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POLLUTION

Pollution, we hear it every other day at school, college and read about it in
newspapers. So what is it? Pollution occurs when pollutants contaminate the
natural surroundings; which brings about changes that affect our normal
lifestyles adversely. Pollutants are the key elements or components of
pollution which are generally waste materials of different forms. Pollution
disturbs our ecosystem and the balance in the environment. With
modernization and development in our lives pollution has reached its peak;
giving rise to global warming and human illness.
Pollution occurs in different forms; air, water, soil, radioactive, noise, heat/
thermal and light. Every form of pollution has two sources of occurrence; the
point and the non-point sources. The point sources are easy to identify,
monitor and control, whereas the non-point sources are hard to control. Let
us discuss the different types of pollutions, their causes and effects on
mankind and the environment as a whole.
Pollution is the introduction of contaminants into the natural environment
that cause adverse change. Pollution can take the form of chemical
substances or energy, such as noise, heat or light. Pollutants, the
components of pollution, can be either foreign substances/energies or
naturally occurring contaminants. Pollution is the addition to the ecosystem
of something which has a detrimental effect on it. One of the most important
causes of pollution is the high rate of energy usage by modern, growing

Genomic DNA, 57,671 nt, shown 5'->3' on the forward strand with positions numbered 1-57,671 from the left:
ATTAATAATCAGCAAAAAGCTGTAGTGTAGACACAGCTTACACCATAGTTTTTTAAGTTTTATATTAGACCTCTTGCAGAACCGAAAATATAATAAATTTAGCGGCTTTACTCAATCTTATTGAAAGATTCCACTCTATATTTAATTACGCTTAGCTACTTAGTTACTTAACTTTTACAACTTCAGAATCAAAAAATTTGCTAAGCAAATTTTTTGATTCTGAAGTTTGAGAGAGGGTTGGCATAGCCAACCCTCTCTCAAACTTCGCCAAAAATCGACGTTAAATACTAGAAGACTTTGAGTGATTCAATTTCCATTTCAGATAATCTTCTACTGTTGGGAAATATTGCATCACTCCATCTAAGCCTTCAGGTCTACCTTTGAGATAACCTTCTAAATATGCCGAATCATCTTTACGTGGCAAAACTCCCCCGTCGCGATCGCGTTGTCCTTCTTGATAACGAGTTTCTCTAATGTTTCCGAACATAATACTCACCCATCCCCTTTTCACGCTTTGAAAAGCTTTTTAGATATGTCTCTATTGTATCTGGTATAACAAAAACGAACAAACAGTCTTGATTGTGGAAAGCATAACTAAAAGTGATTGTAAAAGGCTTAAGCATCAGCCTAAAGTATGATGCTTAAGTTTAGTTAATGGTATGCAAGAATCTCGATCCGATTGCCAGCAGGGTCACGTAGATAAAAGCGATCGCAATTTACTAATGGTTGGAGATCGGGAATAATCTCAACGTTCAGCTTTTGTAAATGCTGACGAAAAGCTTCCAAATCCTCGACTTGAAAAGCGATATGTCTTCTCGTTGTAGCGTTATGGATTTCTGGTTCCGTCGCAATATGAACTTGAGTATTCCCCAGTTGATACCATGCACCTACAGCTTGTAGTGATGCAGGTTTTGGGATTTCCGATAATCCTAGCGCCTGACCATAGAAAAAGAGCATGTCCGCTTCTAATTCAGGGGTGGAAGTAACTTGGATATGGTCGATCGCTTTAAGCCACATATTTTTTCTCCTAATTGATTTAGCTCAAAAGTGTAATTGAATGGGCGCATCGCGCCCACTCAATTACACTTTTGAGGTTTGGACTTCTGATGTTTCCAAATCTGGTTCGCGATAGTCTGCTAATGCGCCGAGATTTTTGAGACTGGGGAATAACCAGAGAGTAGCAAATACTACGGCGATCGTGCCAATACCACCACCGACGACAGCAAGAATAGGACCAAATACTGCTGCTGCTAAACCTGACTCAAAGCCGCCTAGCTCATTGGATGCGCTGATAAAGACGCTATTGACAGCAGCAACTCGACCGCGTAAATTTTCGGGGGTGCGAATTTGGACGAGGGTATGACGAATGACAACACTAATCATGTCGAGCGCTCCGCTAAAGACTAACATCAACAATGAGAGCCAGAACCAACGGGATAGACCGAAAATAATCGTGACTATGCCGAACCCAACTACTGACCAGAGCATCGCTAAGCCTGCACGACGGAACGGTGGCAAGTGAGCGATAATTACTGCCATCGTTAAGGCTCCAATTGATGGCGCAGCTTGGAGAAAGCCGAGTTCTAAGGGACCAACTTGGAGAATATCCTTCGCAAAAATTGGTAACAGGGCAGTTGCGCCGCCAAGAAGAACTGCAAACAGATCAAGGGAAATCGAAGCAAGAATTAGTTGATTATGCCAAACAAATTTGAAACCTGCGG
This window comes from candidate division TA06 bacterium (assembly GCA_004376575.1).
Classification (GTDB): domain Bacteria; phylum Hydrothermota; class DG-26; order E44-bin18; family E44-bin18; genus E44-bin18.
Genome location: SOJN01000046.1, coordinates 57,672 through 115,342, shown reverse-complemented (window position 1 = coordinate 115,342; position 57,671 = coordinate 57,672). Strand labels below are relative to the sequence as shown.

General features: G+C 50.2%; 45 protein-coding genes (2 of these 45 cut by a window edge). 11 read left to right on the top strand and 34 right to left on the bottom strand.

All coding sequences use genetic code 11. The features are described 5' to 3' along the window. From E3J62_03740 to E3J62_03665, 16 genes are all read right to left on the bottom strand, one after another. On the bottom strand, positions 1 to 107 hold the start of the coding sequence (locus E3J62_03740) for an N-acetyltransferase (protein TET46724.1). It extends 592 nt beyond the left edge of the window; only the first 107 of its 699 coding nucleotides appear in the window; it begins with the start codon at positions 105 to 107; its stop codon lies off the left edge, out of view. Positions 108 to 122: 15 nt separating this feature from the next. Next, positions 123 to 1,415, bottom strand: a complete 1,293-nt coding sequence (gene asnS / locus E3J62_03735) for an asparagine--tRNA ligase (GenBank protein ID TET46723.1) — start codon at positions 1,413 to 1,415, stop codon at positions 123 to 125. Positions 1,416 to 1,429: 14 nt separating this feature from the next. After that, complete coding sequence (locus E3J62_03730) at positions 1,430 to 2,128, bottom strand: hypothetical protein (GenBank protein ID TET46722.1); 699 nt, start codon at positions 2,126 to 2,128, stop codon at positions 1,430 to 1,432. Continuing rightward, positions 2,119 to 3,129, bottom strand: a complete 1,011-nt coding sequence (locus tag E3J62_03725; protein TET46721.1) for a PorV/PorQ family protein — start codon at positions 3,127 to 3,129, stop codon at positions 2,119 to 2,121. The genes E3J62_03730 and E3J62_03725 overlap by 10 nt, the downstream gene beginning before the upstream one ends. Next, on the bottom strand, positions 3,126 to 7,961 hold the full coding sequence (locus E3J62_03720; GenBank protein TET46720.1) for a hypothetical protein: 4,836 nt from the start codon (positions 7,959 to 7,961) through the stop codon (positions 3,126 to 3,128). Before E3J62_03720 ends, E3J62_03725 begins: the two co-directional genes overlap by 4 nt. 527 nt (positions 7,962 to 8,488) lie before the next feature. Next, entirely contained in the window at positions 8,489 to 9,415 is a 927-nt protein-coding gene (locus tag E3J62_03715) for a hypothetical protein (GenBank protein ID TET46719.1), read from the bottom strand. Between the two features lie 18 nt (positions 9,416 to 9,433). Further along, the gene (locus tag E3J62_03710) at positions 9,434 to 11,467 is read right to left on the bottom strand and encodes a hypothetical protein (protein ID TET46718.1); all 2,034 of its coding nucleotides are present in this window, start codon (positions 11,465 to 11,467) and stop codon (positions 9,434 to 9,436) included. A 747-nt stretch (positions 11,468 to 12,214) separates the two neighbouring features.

populations.
The atmosphere lead to various types of pollution, including smog and acid
rain. The two main sources of pollution are transportation and the production
of electricity. The combustion of fuel in vehicles produces CO, CO 2, NO, and
NO2, along with unburned fragments of the petroleum used as fuel. The
combustion of coal and petroleum in power plants produces NO 2 and SO2 in
the exhaust gases. These mixtures of chemicals can be activated by
absorbing light to produce the photochemical smog that afflicts most large
cities. The SO2 in the air reacts with oxygen to produce SO 3 gas, which
combines with water in the air to produce droplets of sulfuric acid (H 2SO4), a
major component of acid rain.
There are several types of pollution, and while they may come from different
sources and have different consequences, understanding the basics about
pollution can help environmentally conscious individuals minimize their
contribution to these dangers. In total, there are nine recognized sources of
pollution in the modern world. These sources of pollution don't simply have a
negative impact on the natural world, but they can have a measurable effect
on the health of human beings as well.
TYPES OF POLLUTION
1. Air Pollution
Air pollution is defined as any contamination of the atmosphere that disturbs
the natural composition and chemistry of the air. This can be in the form of
particulate matter such as dust or excessive gases like carbon dioxide or
other vapors that cannot be effectively removed through natural cycles, such
as the carbon cycle or the nitrogen cycle.
Air pollution comes from a wide variety of sources. Some of the most
excessive sources include:

Vehicle or manufacturing exhaust


Forest fires, volcanic eruptions, dry soil erosion, and other natural
sources
Building construction or demolition
Depending on the concentration of air pollutants, several effects can be
noticed. Smog increases, higher rain acidity, crop depletion from inadequate